The entire conversation around this week's Federal Reserve meeting is over whether and how rapidly the Fed will implement or signal the future implementation of tighter money via a "tapering" of its bond purchases. But the question is: Why? Today the Bureau of Labor Statistics reported that over the past 12 months we've seen 1.4 percent CPI inflation. If you restrict your attention to "core" inflation, which is the more reliable indicator for monetary policy purposes, we have 1.7 percent inflation over the past year.
Now just close your eyes and forget everything that's happened since the zero bound. What happens when inflation comes in below target? What happens is we say "this is good news for the American economy, because it means the Fed is going to cut interest rates and boost output and employment secure in the knowledge that there are no inflation pressures to worry about." The zero bound, of course, makes all kinds of differences to the Fed's practical operations and capabilities. But it in no way undermines that basic logic. If we had 2.3 percent core inflation and 2.6 percent headline inflation, then there'd be a real reason to tighten monetary policy. Given the high unemployment rate, there'd also be a reason to resist that pressure to tighten. But we're not 0.3 percentage points above the inflation target, we're 0.3 percentage points below the inflation target. Even if the unemployment rate were dramatically lower, tighter money would still be perverse.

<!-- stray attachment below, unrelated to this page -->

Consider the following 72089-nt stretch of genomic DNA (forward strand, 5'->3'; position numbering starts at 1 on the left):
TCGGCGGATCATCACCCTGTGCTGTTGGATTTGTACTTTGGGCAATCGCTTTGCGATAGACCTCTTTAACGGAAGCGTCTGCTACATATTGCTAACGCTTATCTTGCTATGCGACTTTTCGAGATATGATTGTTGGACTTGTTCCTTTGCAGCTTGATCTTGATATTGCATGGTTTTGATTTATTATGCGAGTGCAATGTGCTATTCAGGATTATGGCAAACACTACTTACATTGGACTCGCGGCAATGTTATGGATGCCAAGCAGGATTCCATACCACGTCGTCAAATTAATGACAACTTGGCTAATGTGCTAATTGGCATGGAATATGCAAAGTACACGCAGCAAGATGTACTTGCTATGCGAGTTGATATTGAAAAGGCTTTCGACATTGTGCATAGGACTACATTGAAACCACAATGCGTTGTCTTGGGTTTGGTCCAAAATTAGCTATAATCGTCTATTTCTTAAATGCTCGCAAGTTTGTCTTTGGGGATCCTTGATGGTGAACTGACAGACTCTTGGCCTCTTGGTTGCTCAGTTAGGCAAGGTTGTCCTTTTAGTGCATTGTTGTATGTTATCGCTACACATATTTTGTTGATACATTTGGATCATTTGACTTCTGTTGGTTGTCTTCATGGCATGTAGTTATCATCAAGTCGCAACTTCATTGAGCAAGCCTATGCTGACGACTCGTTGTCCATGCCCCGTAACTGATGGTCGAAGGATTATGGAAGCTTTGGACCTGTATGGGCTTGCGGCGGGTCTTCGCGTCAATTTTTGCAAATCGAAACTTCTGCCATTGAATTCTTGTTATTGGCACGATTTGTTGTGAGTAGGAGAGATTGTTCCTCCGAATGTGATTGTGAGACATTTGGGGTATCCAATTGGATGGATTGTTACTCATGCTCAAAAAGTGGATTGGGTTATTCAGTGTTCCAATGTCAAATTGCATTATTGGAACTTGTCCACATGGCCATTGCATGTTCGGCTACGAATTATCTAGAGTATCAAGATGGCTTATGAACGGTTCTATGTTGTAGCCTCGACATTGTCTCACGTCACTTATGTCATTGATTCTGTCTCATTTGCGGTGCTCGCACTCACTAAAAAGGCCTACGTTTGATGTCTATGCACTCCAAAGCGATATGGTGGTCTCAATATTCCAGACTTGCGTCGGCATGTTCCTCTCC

With joblessness high and inflation low, the right policy is clear—easier money, not tighter.
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